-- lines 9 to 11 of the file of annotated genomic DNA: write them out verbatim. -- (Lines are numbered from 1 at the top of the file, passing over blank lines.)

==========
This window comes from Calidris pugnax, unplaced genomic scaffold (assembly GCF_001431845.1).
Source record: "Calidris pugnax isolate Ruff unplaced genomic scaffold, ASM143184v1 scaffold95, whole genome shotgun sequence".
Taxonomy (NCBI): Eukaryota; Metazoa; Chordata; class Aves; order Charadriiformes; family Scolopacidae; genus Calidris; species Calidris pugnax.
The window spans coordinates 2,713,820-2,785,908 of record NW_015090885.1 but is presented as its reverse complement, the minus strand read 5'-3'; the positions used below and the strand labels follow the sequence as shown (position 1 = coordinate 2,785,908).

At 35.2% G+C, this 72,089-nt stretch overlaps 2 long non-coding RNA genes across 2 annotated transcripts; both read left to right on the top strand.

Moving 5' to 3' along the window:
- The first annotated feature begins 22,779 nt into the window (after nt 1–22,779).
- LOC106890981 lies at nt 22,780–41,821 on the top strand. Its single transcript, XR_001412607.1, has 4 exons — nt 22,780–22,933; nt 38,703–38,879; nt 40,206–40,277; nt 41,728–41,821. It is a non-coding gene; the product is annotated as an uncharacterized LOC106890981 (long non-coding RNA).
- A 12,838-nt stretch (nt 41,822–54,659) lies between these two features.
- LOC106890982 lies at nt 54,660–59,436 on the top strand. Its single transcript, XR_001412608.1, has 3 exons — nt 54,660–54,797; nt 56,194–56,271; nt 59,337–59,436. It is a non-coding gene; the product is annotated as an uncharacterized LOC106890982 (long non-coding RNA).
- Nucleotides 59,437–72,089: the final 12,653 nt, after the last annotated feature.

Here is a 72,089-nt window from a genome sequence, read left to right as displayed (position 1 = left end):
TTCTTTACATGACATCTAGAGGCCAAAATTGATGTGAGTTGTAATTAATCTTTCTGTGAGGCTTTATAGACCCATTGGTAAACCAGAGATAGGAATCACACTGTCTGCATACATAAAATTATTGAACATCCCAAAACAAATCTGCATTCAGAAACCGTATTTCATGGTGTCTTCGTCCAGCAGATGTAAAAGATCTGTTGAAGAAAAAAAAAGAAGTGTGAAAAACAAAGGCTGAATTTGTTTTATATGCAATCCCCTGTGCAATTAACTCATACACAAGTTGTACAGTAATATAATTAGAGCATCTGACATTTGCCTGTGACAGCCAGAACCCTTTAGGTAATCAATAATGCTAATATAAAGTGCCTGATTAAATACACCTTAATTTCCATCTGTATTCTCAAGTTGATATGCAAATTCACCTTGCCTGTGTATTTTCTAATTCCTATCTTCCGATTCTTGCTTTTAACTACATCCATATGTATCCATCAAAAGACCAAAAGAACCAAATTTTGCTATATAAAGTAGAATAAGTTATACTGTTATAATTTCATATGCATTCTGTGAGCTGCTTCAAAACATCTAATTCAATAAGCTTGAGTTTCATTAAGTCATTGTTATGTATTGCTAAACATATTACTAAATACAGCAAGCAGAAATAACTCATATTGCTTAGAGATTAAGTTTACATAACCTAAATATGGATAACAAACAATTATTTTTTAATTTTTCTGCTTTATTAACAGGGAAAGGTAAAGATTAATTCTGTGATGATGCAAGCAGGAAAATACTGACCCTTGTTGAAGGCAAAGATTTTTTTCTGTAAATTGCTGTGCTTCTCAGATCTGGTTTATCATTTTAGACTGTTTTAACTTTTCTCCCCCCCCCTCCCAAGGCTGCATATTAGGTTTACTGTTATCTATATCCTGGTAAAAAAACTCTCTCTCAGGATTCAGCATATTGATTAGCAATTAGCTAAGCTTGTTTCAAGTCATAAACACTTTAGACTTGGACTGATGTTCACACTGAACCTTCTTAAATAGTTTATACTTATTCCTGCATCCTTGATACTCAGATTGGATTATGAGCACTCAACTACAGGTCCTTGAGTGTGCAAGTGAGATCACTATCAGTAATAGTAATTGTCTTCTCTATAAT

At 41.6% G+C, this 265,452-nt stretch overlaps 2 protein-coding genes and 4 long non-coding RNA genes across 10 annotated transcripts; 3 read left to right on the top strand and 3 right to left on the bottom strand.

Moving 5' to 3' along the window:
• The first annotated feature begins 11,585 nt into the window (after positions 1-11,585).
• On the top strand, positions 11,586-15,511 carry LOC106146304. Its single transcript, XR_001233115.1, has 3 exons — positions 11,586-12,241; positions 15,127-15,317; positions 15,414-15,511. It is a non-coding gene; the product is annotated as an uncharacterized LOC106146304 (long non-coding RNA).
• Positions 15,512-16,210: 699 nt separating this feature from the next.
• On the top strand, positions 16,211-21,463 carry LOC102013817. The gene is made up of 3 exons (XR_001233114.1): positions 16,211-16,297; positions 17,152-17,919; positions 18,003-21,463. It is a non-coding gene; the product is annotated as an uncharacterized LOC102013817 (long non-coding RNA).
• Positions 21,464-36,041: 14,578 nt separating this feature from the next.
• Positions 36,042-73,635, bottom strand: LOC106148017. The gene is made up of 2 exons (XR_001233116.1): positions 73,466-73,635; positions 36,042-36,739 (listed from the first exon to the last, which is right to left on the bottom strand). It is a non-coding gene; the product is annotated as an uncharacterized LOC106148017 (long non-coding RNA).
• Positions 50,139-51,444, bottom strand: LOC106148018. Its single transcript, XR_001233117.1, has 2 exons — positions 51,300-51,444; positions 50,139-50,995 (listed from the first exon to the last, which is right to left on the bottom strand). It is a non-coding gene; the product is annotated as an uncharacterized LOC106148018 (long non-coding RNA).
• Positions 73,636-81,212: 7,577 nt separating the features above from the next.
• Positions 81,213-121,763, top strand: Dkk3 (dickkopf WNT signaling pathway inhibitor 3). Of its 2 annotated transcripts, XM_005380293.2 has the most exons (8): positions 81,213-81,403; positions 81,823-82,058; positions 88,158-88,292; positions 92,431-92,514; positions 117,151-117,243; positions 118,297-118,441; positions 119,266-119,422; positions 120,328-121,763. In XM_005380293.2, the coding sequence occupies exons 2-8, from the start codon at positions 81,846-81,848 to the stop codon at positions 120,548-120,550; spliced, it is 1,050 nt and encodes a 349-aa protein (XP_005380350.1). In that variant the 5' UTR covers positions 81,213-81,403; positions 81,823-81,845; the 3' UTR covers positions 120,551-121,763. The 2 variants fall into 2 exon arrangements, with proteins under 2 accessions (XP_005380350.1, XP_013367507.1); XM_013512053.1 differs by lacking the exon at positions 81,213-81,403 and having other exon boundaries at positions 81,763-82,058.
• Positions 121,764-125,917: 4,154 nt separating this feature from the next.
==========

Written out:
- A 12,838-nt stretch (nt 41,822–54,659) lies between these two features.
- LOC106890982 lies at nt 54,660–59,436 on the top strand. Its single transcript, XR_001412608.1, has 3 exons — nt 54,660–54,797; nt 56,194–56,271; nt 59,337–59,436. It is a non-coding gene; the product is annotated as an uncharacterized LOC106890982 (long non-coding RNA).
- Nucleotides 59,437–72,089: the final 12,653 nt, after the last annotated feature.